In a more recent history, we had a few Beardies who worked for a living in British Columbia, as described by Jacqueline Byrnes in an article in the Bearded Colleague. Bill Beecher went to Portland in search of an Old English Sheepdog and came home with a six-week old female Beardie, Beauregard, in the fall of 1966. Bill's travels took him to Kamloops where Beauregard began to work in the Kamloops stockyards at the age of 9, never having seen stock before. Her job was to work the cattle sales, taking the animals to and from the scales. She was excellent at loading particularly difficult stock. She would nip the cattle it they proved too difficult but generally shoulder checked or hip checked the stock. Her work was usually with cattle although she did work sheep once. Beauregard was put on the payroll and earned $4 per day. She worked until she was 16 or 17 years old and lived to just short of her 21st birthday. She was a big girl, nearly 22 inches, large, solid, deep chested with lots of bone weighing about seventy pounds.

Carol Gold led the push to bring about public awareness of the Bearded Collie after bringing Wishanger Marsh Pimpernel to Canada in 1968 after living in England for a while. In 1970 the Canadian Kennel Club required only seven dogs for the breed to be recognized (an amazing number when you think about it today!). Carol, with her outgoing and forceful personality, attracted devotees to the breed and by 1970 a national club had been formed and application for recognition was made. The Bearded Collie became a recognized CKC breed on August 19, 1970.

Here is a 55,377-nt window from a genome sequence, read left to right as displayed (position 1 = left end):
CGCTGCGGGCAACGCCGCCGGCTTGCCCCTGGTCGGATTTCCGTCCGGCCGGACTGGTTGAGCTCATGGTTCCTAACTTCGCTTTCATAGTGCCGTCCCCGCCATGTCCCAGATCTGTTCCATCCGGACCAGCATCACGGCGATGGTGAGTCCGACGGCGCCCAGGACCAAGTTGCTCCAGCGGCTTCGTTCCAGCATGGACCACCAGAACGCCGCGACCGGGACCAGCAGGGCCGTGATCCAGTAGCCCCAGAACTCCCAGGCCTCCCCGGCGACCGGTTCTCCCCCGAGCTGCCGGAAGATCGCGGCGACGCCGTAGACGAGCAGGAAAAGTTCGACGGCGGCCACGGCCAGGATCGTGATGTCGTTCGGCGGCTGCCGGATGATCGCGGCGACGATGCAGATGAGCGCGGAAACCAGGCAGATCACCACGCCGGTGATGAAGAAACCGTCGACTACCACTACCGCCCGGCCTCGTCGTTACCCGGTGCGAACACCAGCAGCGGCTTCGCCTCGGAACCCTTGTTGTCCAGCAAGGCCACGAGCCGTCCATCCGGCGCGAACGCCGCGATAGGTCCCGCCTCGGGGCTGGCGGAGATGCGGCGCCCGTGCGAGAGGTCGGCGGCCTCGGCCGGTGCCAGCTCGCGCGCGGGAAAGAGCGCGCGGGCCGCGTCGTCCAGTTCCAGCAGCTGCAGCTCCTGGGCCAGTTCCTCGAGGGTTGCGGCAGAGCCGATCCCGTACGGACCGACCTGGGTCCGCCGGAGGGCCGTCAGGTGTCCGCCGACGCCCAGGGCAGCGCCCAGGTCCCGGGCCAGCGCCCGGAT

The seven Beardies (referred to as "the Original Seven" or "the Magnificent Seven" ) who paved the way for the rest of our Beardies were:
• Bracky of Bothkennar (arrived 1963) - owner: Muriel Ratner
• Wishanger Marsh Pimpernel (arrived 1969) - owner: Carol Gold
• Osmart Brown Barnaby (arrived 1970) - owner: David & Linda MacLennan
• Osmart Black Cherry (arrived 1970) - owner: Bob & Helen Wilson
• Tarskavaig Black Maria (arrived 1970) - owner: Barbara Blake
• Tarskavaig Black Velvet (arrived 1970) - owner: Alice (Bixler) Clark
• Cynpeg’s Hillbilly (arrived 1970) - owner: Alice (Bixler) Clark